Bat­tered bullpens thank­ful for day of rest

The Prince George Citizen - - SPORTS -

HOUS­TON — No­body needs a day off in this World Series more than those run­down re­liev­ers.

Bran­don Mor­row has pitched in all five games for the Los An­ge­les Dodgers. He had never pitched three straight days be­fore talk­ing him­self into a wild Game 5, then al­lowed a ty­ing home run on his first pitch. He left with­out get­ting an out and the Hous­ton Astros sud­denly ahead by three runs.

Mor­row has given up three home runs in the post-sea­son af­ter not al­low­ing any in 45 reg­u­lar-sea­son ap­pear­ances.

“It’s not just the amount of games you play, but emo­tional in­vest­ment and the in­cred­i­ble fo­cus that ev­ery­body has,” he said. “It wears on you men­tally, and that kind of men­tal fo­cus kind of wears on you phys­i­cally. So yeah, it’s a grind. Guys are fa­tigued, but not tired, if that makes sense.”

Af­ter a 162-game reg­u­lar sea­son plus another month of high-pres­sure games in the play­offs, they’re not done yet.

Game 6 is tonight, af­ter both teams travel from Texas back to the West Coast.

Hous­ton never even used strug­gling closer Ken Giles in its 13-12 win in Game 5, which ended early Mon­day morn­ing af­ter each team em­ployed seven pitch­ers in 10 in­nings over nearly 5 1/2 hours. The loser was Ken­ley Jansen, the Dodgers’ All-Star closer who had al­ready blown a save in Game 2 – match­ing his to­tal dur­ing the en­tire year to date.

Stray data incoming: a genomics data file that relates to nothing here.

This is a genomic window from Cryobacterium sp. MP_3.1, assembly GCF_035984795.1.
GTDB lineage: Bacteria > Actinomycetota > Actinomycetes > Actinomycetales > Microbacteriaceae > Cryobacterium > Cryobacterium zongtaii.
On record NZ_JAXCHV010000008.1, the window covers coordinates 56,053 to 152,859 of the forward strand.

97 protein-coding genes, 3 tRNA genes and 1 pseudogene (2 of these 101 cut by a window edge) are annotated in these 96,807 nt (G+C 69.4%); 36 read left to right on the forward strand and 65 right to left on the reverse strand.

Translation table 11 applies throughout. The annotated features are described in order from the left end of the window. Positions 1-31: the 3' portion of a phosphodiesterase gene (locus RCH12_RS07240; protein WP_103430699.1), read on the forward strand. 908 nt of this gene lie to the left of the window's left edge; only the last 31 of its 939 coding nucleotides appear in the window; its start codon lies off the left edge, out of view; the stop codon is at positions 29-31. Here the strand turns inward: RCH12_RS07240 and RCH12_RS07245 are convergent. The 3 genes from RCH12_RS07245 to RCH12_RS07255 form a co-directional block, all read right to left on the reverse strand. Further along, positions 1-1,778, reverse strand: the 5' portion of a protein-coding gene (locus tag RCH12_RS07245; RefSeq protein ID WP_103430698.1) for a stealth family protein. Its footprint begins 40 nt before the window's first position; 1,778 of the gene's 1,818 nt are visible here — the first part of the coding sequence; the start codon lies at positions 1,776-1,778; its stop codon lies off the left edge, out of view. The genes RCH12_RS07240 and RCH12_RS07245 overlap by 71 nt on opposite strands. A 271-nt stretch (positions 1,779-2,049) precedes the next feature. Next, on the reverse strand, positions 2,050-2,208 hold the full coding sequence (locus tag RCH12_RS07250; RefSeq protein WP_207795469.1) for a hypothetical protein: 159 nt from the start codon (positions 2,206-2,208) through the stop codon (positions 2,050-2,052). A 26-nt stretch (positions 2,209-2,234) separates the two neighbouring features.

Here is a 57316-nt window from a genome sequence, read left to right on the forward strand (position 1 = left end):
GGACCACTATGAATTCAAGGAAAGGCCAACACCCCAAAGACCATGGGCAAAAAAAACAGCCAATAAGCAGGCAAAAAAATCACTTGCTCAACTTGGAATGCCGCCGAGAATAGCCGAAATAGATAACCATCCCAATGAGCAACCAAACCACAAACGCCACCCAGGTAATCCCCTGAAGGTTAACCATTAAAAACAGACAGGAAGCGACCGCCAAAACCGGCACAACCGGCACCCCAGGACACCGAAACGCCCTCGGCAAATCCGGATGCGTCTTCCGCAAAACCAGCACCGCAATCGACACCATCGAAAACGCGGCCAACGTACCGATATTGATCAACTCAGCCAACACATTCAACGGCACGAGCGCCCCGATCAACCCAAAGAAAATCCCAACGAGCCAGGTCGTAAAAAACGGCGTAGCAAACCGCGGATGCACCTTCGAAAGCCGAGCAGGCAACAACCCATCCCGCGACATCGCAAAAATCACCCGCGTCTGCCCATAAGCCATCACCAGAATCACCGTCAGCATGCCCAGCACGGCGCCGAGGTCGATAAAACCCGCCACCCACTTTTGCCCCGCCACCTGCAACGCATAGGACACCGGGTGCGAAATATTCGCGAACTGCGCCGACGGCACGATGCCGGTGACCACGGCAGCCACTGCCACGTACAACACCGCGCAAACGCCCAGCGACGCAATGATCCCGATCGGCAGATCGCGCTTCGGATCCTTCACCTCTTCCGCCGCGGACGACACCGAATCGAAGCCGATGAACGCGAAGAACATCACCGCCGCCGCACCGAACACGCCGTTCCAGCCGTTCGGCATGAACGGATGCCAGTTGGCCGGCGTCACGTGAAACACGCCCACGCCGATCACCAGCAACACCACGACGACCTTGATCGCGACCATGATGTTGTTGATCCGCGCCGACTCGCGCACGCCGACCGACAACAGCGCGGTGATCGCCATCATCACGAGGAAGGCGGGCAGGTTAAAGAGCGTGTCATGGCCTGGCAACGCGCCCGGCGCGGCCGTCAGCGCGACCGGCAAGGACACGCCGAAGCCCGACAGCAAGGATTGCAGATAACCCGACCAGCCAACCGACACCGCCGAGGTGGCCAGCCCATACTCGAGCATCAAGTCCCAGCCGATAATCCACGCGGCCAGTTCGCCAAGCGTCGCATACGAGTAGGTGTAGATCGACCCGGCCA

Tax­ing bullpens and top re­liev­ers in the post-sea­son is not a new phe­nom­e­non. Look no fur­ther than last year’s World Series. Look no fur­ther than last year’s World Series.

For the first time ever in 2016, not a sin­gle starter recorded an out af­ter the sixth in­ning of any game – and that Series went the full seven games.

Chicago closer Aroldis Chap­man won Game 7 against Cleve­land, end­ing a 108year ti­tle drought for the Cubs. But that was only af­ter he blew the save in the 10-in­ning game. In­di­ans re­liever An­drew Miller had given up two runs and the lead over 2 1/3 in­nings, his sec­ond straight World Series game al­low­ing a run af­ter eight con­sec­u­tive score­less play­off ap­pear­ances.

The Astros took a 3-2 series lead back to Los An­ge­les, where they won the sec­ond game in 11 in­nings.

Astros man­ager A.J. Hinch has said Giles will get the ball again in this Series but hasn’t spec­i­fied in what role af­ter the righty with 100 mph heat was tagged for five runs over 1 2/3 in­nings in his two World Series ap­pear­ances. Giles lost Game 4 af­ter tak­ing over in the ninth in a 1-1 tie that turned into a 6-2 Dodgers win.

By this point in the sea­son, it doesn’t re­ally mat­ter how many pitch­ing changes are needed or when re­liev­ers are used, as long as they get outs. “We’ve got to get 27 outs one way or another. I don’t care who gets them. Our guys don’t care who gets them,” Hinch said. “I think the com­fort­able roles and know­ing who you’re go­ing to face and what the game sit­u­a­tion is go­ing to be in, it’s just so un­pre­dictable in this sport. Es­pe­cially at this stage of the year.”

Hous­ton re­liev­ers have com­bined for a 5.94 ERA in the post-sea­son.

Mor­row has pitched in all but one of the Dodgers’ 13 post-sea­son games, but Los An­ge­les had not planned to use him Sun­day.

“He called down and said that he felt good,” Dodgers man­ager Dave Roberts said. “So in the sev­enth in­ning, you can’t turn him down.”

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